WATCH: Is solar power the answer to load-shedding?

With the possibility of 2 years of load-shedding, the time has never been better to move to solar power.  Eskom’s André de Ruyter told eNCA there will have to be some kind interruption for at least 18 months so as to rebuild capacity. Courtesy #DStv403

JOHANNESBURG - With the possibility of two-years of load-shedding, the time has never been better to move to solar power.

Eskom CEO André de Ruyter told eNCA there will have to be some kind interruption for at least 18 months so as to rebuild capacity.

In Australia, businesses and domestic consumers installed more than 2,000 megawatts of rooftop solar panels last year.

This is equivalent to stage two load-shedding.

What would it take to do the same in South Africa?

READ: Eskom, Nersa fight it out in court over tariffs

South Africa has an abundance of sun and despite occasional rain and miserable weather, it’s more reliable than Eskom in its current state. So why not harness this free resource?”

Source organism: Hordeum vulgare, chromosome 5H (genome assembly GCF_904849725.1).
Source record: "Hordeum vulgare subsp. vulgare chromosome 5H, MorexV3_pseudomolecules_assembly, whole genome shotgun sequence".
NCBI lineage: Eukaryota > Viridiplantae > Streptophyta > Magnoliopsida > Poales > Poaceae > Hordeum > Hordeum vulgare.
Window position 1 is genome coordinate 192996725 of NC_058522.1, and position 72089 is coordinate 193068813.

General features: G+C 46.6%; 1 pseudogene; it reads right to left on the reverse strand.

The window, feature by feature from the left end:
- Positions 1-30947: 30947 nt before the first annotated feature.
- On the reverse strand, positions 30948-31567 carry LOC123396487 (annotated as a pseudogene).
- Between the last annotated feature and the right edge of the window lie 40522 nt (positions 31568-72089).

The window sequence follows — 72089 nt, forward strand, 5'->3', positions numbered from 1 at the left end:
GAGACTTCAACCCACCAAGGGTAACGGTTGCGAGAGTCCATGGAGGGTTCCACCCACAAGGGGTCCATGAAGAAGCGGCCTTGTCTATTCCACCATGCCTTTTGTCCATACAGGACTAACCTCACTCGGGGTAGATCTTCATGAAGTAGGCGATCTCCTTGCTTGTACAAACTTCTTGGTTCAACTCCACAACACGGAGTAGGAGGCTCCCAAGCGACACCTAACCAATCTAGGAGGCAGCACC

There are about 2,000 rooftop solar power installers in the country.

A so-called grid-tied system that is ideal for surviving load-shedding by reducing reliance on Eskom requires solar panels, an inverter and batteries.

READ: SA's electricity crisis: Load-shedding likely to continue

The setup for a three-bedroom house could cost between R120,000 and R150,000.

Solar power appears to be the light at the end of South Africa’s deep, dark power crisis tunnel.

With the right support from government -- it could free up the capacity Eskom needs to do maintenance, and reduce the need for load-shedding altogether.

Source
eNCA